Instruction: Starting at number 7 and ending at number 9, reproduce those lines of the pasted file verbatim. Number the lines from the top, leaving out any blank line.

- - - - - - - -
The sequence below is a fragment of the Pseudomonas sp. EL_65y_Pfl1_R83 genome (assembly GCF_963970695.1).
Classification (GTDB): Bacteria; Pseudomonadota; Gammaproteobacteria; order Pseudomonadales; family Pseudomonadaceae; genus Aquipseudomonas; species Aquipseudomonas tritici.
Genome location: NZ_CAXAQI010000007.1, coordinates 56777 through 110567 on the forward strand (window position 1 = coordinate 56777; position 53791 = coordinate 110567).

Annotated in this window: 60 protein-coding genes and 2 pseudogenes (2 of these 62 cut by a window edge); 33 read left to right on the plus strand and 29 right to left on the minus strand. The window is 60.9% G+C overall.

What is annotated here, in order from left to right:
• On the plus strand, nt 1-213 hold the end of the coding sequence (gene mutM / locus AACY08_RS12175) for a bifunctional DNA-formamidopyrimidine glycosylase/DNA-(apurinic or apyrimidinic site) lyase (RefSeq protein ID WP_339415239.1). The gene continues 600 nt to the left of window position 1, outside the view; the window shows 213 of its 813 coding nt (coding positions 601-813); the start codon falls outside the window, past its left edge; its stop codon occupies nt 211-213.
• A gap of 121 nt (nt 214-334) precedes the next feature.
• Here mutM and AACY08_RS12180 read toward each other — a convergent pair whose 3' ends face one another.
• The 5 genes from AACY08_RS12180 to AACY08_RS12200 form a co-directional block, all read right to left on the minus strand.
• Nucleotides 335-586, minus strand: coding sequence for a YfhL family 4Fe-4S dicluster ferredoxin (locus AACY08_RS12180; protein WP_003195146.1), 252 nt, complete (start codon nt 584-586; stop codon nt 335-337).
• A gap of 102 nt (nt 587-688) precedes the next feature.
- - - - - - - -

• A gap of 121 nt (nt 214-334) precedes the next feature.
• Here mutM and AACY08_RS12180 read toward each other — a convergent pair whose 3' ends face one another.
• The 5 genes from AACY08_RS12180 to AACY08_RS12200 form a co-directional block, all read right to left on the minus strand.